Executive remuneration has been one of the key issues – partly because of public horror at the size of the packages received by some CEOs, particularly when it would seem entirely undeserved if the pain suffered by shareholders, employees and creditors is anything to go by. More sophisticated questions are also being asked about the purpose of incentive-based remuneration. Are the incentives the right ones? Are options encouraging a rise in the share price over two or three years, irrespective of what happens later, the kind of strategy that is in the company’s interests? Does a focus on cost-cutting above all else represent the kind of investment in the future that investors want to see?
The Labor Council of NSW is committed to campaigning around this issue, following release of a report it commissioned showing an inverse relationship between company performance and executive remuneration over around 24 times average earnings, or $800,000 per annum. This starts to make the idea of denying tax deductibility to remuneration packages over $1 million seem very sensible indeed.
Recent research commissioned by ACSI (Australian Council of Superannuation Investors) has found evidence of some changed practices in relation to governance. 92.6% of the top 100 companies have remuneration committees – up from 66% in 1995, while 45.6% have an independent chair, compared to 36.7% in 2001. Significantly, three quarter of top 100 companies with share options schemes disclosed their value, up from half a year ago.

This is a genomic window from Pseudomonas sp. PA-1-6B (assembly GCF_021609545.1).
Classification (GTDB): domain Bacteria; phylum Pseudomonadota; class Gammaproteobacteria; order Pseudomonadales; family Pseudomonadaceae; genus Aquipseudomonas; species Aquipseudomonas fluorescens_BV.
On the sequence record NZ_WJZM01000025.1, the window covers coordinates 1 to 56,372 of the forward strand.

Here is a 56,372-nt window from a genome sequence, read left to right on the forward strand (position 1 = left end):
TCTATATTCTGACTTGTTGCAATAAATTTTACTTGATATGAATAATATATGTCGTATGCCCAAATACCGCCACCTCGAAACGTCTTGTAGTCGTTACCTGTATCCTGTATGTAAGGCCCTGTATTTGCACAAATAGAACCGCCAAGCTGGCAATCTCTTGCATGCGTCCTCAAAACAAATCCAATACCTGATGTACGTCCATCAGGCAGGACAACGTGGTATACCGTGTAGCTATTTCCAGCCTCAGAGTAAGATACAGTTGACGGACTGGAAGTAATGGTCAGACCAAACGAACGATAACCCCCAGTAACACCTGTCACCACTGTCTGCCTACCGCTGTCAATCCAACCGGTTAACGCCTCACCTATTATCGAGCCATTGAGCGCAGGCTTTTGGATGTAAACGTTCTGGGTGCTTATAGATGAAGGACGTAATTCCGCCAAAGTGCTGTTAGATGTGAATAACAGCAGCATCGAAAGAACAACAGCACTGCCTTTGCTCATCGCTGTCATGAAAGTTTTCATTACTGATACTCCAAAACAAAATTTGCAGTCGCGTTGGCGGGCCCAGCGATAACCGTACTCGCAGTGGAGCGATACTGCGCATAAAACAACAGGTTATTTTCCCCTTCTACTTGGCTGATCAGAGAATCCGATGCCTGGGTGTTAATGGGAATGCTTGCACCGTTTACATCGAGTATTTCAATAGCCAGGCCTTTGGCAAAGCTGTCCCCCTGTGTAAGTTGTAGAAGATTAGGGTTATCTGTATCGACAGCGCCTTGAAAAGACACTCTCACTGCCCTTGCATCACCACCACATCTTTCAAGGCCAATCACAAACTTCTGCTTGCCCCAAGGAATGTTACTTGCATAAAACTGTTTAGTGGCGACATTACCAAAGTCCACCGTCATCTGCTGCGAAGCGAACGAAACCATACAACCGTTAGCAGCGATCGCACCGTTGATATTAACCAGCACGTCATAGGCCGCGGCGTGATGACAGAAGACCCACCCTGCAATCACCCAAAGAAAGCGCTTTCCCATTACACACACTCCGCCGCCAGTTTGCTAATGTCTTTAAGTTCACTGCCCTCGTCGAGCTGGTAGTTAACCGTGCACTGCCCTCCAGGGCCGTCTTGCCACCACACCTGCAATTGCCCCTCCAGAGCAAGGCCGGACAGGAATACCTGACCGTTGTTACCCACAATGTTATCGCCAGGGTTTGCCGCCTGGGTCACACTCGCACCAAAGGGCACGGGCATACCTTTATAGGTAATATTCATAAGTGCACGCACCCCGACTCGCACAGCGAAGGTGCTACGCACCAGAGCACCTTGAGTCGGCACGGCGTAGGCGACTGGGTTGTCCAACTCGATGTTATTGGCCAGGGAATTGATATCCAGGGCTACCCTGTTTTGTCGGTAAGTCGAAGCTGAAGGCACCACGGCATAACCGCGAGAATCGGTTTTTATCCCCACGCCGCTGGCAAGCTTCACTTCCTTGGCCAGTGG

It’s hardly surprising that unions, representing millions of superannuation investors, are calling on companies to lift their game, and on regulators and fund managers to make sure they do.
And how should that be done? There are a few ways.
To start with our always more upfront great and powerful friend – in the US there is a growing trend towards legal class actions on behalf of investors, including superannuation funds, against companies and their directors and executives for damages resulting from their fraud or negligence. CalPers suing AOL Times Warner re an alleged $1.7 billion of overstated advertising revenue. How successful these will be in actually obtaining benefits for investors remains to be seen, but at least one of the firms – Milburg Weiss, who was represented and spoke at the last CMSF conference – is seeking Australian investors amongst super funds here to join their US actions. For various reasons, including our differing legal systems, I’m not sure how effective such an approach would be in Australia, but legal action is always a possibility, not only against the companies, in the search for the long pockets (with something still in them) but against the advisors and find managers who failed to see the warning signs.
The Slater & Gordon ad threatening to sue employers who pushed workers into RSAs had a big effect on the subsequent choice debate and the issue of employer liability.